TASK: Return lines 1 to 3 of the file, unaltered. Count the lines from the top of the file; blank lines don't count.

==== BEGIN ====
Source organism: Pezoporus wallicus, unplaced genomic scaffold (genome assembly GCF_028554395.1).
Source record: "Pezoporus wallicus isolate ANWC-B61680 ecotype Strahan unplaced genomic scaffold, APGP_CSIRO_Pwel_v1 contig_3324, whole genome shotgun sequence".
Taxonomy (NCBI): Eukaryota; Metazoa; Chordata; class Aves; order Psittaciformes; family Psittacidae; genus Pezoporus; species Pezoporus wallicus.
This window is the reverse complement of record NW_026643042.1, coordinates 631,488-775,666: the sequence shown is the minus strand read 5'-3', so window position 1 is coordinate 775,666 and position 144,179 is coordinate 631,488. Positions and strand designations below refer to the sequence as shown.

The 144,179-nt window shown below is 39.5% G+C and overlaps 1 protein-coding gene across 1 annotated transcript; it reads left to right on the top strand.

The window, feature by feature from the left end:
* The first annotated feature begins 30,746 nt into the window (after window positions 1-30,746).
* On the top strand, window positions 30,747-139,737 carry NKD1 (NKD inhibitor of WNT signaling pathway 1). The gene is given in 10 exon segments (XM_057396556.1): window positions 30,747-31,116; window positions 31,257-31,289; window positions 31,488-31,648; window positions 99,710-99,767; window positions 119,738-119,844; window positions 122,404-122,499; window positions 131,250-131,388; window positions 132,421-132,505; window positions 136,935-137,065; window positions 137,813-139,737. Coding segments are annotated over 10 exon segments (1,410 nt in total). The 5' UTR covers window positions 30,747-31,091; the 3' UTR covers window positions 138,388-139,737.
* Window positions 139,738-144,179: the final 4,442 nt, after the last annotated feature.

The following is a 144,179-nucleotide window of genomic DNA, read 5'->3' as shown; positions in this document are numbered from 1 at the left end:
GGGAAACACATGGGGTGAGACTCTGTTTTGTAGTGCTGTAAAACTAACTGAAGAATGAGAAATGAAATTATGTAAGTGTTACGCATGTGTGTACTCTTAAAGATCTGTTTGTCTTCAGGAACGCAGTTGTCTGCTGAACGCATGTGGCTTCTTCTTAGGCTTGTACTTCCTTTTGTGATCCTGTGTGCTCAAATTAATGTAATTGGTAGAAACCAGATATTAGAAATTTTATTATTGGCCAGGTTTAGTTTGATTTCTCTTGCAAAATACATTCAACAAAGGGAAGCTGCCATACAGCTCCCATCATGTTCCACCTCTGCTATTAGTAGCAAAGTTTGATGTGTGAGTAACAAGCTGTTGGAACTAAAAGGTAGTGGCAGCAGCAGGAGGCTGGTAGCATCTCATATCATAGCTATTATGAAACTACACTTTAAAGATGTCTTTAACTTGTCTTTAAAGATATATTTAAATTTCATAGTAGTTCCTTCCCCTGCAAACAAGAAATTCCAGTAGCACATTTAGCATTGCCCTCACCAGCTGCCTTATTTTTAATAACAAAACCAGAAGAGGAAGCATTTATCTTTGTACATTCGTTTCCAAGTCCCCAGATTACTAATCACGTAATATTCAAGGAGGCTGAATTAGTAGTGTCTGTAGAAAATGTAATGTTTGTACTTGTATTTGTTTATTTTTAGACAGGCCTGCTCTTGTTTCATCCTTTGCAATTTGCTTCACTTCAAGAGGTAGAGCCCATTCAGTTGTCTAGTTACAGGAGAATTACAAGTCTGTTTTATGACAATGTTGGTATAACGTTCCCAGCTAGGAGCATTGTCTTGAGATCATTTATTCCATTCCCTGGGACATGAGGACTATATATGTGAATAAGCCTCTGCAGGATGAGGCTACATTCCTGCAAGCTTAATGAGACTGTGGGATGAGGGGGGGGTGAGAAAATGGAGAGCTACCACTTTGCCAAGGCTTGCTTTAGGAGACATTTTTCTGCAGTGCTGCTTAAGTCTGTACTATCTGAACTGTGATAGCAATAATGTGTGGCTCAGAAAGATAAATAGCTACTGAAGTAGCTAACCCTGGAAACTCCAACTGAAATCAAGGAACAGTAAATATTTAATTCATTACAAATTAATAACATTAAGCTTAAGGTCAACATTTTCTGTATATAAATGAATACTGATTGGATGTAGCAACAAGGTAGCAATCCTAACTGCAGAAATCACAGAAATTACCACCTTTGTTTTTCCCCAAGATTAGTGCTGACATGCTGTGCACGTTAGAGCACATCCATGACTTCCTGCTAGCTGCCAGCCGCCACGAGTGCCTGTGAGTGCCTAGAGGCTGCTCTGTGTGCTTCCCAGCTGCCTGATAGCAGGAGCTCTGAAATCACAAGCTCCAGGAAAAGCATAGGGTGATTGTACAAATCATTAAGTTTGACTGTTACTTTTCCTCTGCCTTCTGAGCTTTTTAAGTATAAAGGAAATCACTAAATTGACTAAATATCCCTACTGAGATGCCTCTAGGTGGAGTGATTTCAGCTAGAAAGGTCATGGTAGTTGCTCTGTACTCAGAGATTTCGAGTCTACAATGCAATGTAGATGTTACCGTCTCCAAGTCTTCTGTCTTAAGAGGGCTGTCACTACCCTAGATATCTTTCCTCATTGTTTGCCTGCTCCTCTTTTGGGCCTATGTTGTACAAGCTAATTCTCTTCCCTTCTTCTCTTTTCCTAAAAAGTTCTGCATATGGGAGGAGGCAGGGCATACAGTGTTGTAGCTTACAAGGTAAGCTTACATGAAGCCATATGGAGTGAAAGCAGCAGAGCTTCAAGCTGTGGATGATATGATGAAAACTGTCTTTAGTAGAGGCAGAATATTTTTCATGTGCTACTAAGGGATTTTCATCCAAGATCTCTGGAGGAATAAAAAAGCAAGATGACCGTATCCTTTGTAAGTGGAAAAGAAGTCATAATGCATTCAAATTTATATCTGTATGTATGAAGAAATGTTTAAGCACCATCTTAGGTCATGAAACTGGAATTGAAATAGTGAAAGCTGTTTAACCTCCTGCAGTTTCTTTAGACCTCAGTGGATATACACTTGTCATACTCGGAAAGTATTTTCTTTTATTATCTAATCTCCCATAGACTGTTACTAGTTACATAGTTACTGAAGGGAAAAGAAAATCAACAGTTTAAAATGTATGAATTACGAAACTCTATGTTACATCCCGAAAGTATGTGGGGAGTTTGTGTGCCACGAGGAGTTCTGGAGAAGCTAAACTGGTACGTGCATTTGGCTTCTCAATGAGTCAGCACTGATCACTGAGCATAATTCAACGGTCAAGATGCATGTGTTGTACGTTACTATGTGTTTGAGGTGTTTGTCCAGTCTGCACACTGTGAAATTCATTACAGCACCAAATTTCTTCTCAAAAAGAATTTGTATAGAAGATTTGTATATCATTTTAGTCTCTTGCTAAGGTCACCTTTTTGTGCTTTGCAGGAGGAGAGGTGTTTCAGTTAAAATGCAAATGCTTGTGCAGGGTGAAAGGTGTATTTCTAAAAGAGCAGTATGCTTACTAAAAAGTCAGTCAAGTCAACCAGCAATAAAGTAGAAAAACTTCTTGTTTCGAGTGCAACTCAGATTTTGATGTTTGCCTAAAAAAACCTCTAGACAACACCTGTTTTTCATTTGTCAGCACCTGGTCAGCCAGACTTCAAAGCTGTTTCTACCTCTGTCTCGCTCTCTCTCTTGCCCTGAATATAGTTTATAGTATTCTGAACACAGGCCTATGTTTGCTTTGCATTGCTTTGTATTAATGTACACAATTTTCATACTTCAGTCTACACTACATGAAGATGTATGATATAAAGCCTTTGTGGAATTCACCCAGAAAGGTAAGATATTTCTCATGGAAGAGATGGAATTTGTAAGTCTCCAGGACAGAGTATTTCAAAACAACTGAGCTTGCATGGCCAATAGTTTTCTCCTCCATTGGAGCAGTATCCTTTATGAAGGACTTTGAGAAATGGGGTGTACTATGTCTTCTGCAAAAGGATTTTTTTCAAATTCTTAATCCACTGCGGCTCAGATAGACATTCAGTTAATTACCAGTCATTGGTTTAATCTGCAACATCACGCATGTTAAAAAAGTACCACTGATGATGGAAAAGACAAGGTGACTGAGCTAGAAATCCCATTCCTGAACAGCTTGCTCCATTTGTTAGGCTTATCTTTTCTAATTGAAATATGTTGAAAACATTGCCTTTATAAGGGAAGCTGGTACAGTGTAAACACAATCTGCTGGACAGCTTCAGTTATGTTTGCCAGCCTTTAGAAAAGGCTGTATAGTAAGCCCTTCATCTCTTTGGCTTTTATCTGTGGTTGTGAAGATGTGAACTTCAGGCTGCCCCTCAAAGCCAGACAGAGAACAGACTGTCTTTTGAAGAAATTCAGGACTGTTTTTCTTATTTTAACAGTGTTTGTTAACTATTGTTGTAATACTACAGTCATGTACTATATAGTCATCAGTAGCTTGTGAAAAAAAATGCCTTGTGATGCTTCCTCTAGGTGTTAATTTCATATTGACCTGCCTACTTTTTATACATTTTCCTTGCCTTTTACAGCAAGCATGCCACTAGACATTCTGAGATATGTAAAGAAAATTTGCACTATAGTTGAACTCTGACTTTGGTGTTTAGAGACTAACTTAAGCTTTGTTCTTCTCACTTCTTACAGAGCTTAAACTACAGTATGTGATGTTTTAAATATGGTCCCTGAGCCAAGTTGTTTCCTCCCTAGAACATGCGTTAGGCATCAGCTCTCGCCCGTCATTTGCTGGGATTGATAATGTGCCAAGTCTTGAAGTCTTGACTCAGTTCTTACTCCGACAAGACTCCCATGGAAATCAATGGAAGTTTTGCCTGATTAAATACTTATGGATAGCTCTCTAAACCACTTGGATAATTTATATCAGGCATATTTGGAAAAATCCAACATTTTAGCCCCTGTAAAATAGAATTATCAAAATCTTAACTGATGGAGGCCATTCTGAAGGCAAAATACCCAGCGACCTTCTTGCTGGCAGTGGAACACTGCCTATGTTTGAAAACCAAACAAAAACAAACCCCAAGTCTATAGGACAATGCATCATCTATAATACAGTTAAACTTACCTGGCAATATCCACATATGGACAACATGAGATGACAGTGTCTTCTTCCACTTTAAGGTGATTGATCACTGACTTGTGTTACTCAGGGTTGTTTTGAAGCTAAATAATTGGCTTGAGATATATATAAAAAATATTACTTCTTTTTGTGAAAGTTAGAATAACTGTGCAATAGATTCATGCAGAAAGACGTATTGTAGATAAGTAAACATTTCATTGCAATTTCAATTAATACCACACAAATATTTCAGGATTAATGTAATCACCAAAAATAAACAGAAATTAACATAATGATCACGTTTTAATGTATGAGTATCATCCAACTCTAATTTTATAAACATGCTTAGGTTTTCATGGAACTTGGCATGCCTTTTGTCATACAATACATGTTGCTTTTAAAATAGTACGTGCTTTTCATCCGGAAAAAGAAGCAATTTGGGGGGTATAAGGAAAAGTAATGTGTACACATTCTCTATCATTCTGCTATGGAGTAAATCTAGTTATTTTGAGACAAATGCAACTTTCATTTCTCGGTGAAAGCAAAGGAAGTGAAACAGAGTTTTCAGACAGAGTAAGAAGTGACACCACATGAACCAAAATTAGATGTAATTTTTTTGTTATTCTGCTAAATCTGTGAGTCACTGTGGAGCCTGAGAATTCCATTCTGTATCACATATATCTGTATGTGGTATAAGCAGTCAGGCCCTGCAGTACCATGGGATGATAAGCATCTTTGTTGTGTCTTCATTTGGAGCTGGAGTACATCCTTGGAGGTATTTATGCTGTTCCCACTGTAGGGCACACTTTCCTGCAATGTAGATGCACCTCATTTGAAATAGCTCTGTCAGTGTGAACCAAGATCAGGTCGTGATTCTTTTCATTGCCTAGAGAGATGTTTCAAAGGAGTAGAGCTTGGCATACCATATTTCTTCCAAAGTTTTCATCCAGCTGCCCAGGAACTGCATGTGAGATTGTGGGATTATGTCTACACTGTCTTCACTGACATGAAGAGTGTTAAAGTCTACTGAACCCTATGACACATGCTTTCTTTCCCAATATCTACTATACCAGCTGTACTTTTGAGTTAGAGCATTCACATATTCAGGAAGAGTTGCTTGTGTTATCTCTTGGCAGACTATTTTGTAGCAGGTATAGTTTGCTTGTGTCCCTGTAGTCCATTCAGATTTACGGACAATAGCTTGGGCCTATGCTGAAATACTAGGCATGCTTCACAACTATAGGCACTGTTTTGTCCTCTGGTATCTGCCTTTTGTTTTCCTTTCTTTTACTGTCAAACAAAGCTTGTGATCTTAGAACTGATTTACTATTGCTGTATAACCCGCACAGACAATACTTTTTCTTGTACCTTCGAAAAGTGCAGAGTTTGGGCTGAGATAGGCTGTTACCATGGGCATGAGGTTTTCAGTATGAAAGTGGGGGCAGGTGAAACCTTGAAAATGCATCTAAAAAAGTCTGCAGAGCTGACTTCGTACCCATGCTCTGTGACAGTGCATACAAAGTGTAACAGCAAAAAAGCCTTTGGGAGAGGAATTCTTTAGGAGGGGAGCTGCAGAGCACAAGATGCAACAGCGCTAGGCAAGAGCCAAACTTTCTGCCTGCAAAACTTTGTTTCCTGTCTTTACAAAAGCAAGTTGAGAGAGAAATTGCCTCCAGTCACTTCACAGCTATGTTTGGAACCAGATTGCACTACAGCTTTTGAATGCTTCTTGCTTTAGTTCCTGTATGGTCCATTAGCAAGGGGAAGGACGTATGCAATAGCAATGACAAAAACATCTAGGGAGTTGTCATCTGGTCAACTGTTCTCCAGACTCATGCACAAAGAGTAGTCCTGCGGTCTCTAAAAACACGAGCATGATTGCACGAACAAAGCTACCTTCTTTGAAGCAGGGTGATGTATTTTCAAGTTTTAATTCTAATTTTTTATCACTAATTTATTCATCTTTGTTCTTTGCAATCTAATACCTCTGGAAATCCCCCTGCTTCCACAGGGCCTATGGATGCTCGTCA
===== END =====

Source organism: Pezoporus wallicus, unplaced genomic scaffold (genome assembly GCF_028554395.1).
Source record: "Pezoporus wallicus isolate ANWC-B61680 ecotype Strahan unplaced genomic scaffold, APGP_CSIRO_Pwel_v1 contig_3324, whole genome shotgun sequence".
Taxonomy (NCBI): Eukaryota; Metazoa; Chordata; class Aves; order Psittaciformes; family Psittacidae; genus Pezoporus; species Pezoporus wallicus.